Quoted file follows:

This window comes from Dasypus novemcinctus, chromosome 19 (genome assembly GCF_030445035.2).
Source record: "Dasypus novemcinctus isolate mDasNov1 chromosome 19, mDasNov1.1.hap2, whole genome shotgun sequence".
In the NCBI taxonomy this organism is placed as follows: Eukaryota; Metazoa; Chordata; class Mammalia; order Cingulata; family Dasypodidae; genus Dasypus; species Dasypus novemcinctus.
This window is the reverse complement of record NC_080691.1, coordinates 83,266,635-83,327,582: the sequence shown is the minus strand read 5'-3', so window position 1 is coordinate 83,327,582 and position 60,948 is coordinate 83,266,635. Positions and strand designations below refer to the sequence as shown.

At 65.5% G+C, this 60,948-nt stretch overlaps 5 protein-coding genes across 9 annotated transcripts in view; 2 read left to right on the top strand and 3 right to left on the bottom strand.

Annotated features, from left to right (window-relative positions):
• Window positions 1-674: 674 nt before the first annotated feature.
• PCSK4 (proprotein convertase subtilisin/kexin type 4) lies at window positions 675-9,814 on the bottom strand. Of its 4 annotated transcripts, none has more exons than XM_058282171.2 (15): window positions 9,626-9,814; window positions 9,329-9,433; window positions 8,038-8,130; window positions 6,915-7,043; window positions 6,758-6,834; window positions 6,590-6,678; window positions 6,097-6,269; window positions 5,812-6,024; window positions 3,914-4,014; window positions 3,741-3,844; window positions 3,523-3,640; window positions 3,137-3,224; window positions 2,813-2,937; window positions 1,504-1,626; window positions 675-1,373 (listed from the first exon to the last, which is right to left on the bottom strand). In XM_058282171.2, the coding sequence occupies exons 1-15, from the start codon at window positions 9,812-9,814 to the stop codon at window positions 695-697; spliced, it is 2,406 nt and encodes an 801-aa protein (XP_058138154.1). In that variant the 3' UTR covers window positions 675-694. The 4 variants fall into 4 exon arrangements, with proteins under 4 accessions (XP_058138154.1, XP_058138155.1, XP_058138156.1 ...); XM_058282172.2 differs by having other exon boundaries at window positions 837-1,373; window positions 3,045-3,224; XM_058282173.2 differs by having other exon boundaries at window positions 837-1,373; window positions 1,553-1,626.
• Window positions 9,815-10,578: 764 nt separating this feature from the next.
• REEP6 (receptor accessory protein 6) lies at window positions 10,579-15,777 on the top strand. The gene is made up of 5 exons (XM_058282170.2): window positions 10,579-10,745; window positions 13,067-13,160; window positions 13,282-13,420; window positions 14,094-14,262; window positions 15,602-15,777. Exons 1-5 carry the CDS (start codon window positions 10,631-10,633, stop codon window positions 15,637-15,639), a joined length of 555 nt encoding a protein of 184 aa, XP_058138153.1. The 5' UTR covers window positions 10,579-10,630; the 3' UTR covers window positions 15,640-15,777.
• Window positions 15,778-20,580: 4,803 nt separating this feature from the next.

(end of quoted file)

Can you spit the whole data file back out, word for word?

This window comes from Dasypus novemcinctus, chromosome 19 (genome assembly GCF_030445035.2).
Source record: "Dasypus novemcinctus isolate mDasNov1 chromosome 19, mDasNov1.1.hap2, whole genome shotgun sequence".
In the NCBI taxonomy this organism is placed as follows: Eukaryota; Metazoa; Chordata; class Mammalia; order Cingulata; family Dasypodidae; genus Dasypus; species Dasypus novemcinctus.
This window is the reverse complement of record NC_080691.1, coordinates 83,266,635-83,327,582: the sequence shown is the minus strand read 5'-3', so window position 1 is coordinate 83,327,582 and position 60,948 is coordinate 83,266,635. Positions and strand designations below refer to the sequence as shown.

At 65.5% G+C, this 60,948-nt stretch overlaps 5 protein-coding genes across 9 annotated transcripts in view; 2 read left to right on the top strand and 3 right to left on the bottom strand.

Annotated features, from left to right (window-relative positions):
• Window positions 1-674: 674 nt before the first annotated feature.
• PCSK4 (proprotein convertase subtilisin/kexin type 4) lies at window positions 675-9,814 on the bottom strand. Of its 4 annotated transcripts, none has more exons than XM_058282171.2 (15): window positions 9,626-9,814; window positions 9,329-9,433; window positions 8,038-8,130; window positions 6,915-7,043; window positions 6,758-6,834; window positions 6,590-6,678; window positions 6,097-6,269; window positions 5,812-6,024; window positions 3,914-4,014; window positions 3,741-3,844; window positions 3,523-3,640; window positions 3,137-3,224; window positions 2,813-2,937; window positions 1,504-1,626; window positions 675-1,373 (listed from the first exon to the last, which is right to left on the bottom strand). In XM_058282171.2, the coding sequence occupies exons 1-15, from the start codon at window positions 9,812-9,814 to the stop codon at window positions 695-697; spliced, it is 2,406 nt and encodes an 801-aa protein (XP_058138154.1). In that variant the 3' UTR covers window positions 675-694. The 4 variants fall into 4 exon arrangements, with proteins under 4 accessions (XP_058138154.1, XP_058138155.1, XP_058138156.1 ...); XM_058282172.2 differs by having other exon boundaries at window positions 837-1,373; window positions 3,045-3,224; XM_058282173.2 differs by having other exon boundaries at window positions 837-1,373; window positions 1,553-1,626.
• Window positions 9,815-10,578: 764 nt separating this feature from the next.
• REEP6 (receptor accessory protein 6) lies at window positions 10,579-15,777 on the top strand. The gene is made up of 5 exons (XM_058282170.2): window positions 10,579-10,745; window positions 13,067-13,160; window positions 13,282-13,420; window positions 14,094-14,262; window positions 15,602-15,777. Exons 1-5 carry the CDS (start codon window positions 10,631-10,633, stop codon window positions 15,637-15,639), a joined length of 555 nt encoding a protein of 184 aa, XP_058138153.1. The 5' UTR covers window positions 10,579-10,630; the 3' UTR covers window positions 15,640-15,777.
• Window positions 15,778-20,580: 4,803 nt separating this feature from the next.